The Man Who Walked Between the Towers Lesson Plan
- Grades: 3–5
About this book
- Define character traits
- Use inference skills to analyze a character using character traits
- Cite evidence from text to support conclusions
Set Up and Prepare
Use Post-it notes to mark specific points in the story where the character’s words, actions, thoughts, or feelings might help determine a character trait. This will make the discussion flow during the lesson.
- The Man Who Walked Between the Towers by Mordicai Gerstein
- Chart paper
Have students choose a favorite movie, TV, or book character. Ask students to describe that character using specific words. Have students share. Inform students that when they use words to describe a character’s actions, thoughts, words, or feelings they are using character traits. We can determine character traits by looking at what a character says (their words), how a character feels, what a character thinks, and what actions a character makes. Using chart paper, have the class come up with a list of “Character Traits” they might use to describe a person. Add to this list as children come up with new words.
Explain that the students are going to read a book about a person who did something of historical significance. Ask students to think about the character’s words, thoughts, feelings and actions while reading.
As the story is read, pause at key points, and have the students fill in the chart. Have the students leave the boxes labeled character trait empty until after the story is finished. Discuss how his actions, words, feelings, and thoughts determine his character.
After the story is finished have the students reread their responses for how Philippe acted, what he said, thought and felt. Students should then use that information to infer character traits to describe Philippe Petit.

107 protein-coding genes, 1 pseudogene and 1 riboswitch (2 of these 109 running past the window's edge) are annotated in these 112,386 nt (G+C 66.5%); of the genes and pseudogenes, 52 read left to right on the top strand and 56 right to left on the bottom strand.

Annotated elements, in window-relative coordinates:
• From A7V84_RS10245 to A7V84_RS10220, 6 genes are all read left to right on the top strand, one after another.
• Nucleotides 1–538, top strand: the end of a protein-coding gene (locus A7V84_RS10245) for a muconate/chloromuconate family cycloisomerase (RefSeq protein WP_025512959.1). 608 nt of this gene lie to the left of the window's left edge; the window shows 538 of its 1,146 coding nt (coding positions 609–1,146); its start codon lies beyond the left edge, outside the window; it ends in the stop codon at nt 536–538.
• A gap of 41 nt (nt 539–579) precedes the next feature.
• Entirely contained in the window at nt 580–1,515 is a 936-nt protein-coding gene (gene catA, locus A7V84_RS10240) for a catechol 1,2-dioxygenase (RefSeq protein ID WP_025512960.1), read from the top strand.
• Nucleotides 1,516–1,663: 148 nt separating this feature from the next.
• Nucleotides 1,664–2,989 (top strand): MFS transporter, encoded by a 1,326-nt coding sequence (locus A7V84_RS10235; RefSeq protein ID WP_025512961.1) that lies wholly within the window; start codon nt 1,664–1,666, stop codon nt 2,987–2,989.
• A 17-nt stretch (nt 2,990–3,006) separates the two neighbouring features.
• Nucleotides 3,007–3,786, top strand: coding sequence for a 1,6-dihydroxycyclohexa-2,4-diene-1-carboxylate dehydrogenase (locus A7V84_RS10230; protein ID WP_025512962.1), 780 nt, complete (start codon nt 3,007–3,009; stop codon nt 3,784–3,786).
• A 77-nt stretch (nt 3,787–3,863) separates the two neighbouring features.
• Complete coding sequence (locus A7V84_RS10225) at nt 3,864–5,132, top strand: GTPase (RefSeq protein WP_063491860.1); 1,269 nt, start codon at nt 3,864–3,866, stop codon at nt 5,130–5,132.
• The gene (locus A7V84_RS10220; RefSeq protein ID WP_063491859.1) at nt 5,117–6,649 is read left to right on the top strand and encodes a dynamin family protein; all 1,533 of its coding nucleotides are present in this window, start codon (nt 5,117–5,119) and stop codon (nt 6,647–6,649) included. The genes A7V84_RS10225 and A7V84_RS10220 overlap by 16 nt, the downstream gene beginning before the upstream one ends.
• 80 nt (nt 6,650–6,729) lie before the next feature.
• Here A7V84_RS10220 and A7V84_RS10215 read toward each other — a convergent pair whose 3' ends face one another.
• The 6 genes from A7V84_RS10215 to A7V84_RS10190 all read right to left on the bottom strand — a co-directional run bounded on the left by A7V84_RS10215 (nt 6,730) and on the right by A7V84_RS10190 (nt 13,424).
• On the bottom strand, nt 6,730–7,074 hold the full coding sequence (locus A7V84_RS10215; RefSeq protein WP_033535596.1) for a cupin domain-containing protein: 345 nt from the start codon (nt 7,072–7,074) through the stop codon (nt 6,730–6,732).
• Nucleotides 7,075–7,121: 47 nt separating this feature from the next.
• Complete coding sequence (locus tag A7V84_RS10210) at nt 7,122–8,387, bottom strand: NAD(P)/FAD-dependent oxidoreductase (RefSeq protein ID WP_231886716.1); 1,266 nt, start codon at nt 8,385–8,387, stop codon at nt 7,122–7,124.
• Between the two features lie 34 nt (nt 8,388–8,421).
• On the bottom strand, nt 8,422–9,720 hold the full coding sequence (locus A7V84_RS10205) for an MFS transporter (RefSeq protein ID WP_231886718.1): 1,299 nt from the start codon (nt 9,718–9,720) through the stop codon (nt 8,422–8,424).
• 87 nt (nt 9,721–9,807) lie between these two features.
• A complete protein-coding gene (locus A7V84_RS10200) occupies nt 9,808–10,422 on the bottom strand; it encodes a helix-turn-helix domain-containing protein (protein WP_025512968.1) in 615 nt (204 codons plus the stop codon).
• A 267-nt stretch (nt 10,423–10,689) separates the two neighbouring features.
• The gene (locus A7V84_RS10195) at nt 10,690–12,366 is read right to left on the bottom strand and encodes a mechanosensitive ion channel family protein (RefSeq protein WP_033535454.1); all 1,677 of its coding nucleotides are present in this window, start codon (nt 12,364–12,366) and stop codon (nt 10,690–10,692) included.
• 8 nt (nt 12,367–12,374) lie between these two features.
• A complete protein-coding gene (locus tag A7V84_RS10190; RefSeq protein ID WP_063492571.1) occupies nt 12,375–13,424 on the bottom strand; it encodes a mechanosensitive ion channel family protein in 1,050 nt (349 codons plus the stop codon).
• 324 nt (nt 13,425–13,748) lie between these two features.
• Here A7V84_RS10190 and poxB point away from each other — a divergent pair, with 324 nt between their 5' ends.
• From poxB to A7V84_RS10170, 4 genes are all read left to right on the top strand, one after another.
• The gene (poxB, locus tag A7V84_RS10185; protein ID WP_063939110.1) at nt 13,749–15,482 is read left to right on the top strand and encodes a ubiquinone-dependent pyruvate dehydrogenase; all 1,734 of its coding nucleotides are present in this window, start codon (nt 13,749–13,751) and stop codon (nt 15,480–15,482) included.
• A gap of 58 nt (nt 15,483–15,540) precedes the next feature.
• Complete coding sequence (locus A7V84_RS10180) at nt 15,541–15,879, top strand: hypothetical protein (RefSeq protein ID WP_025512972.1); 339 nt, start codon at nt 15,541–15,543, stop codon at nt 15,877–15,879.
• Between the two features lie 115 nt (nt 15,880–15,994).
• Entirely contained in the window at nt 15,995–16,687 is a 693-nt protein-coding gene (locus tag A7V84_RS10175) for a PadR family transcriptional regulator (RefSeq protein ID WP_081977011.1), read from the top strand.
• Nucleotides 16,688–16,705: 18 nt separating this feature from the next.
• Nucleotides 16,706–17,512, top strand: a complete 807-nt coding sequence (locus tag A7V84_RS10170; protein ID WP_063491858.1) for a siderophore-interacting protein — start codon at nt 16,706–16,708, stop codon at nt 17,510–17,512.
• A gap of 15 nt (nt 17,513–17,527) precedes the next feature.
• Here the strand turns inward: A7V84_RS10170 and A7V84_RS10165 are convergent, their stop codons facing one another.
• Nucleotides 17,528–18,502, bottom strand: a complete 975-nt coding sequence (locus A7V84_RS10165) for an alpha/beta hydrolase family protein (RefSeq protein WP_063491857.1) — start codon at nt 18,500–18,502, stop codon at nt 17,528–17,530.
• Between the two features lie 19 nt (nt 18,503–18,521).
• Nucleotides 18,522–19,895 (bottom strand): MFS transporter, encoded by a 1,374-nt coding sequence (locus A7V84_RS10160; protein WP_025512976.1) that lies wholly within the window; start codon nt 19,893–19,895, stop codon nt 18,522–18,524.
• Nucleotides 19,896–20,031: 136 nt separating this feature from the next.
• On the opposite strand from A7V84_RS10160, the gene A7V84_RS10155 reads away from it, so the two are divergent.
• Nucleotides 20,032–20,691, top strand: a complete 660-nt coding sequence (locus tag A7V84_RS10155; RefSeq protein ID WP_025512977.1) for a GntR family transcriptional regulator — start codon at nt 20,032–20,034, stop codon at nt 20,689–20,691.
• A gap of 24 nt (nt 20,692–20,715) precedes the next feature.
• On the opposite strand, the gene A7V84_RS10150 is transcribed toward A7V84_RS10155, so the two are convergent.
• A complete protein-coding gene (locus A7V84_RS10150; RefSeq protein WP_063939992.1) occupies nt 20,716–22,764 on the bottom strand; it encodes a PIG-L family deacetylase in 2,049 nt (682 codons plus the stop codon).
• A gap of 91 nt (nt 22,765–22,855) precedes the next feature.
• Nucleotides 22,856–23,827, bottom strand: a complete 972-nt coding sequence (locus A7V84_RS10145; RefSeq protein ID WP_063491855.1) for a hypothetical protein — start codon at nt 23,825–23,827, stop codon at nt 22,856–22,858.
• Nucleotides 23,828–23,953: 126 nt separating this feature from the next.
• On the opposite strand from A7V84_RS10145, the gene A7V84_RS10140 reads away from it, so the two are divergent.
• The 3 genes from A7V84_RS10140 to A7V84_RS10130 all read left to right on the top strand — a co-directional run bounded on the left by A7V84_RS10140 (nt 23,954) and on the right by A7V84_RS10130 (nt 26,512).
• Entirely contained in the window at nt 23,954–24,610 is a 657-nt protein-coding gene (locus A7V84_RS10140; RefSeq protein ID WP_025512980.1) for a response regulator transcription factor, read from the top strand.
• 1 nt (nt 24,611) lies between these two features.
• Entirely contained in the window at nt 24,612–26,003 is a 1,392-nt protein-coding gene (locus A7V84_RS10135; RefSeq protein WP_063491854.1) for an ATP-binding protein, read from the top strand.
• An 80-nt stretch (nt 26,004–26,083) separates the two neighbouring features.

The next day have the students choose a book they can read independently. While reading, have the students fill out a blank character trait worksheet about the main character. Have students share their completed worksheets with one another. Add new character traits to the class “Character Traits” poster. If you have a Smartboard or a computer projector you can create a class chart on the computer instead, and then save and print a copy for each student.
Writing: Teach a mini-lesson on how to show movement through time using key phrases. Read the story to students and ask them how much time passed. Then ask the students to identify key words and phrases that showed movement of time. Here are just a few used in the book: “Early on an August evening,” “At midnight,” “It took three hours,” and “as the stars faded.” Students can then revise a piece of writing by adding phrases to show the movement through time.
Reading: This is a great story to have students practice their retelling and story event sequencing skills. Write the story events on paper out of order. Have the students cut each event out and then place them in the proper sequence and glue them on construction paper. Have students compare the order of their stories.
Math: Read this book during a unit of measurement. Students will have fun converting the different units of measurement.
Students can practice identifying character traits at home with their independent reading. Copy a blank character traits worksheet and send it home with students to complete for homework. Students can talk about the different characters in their book.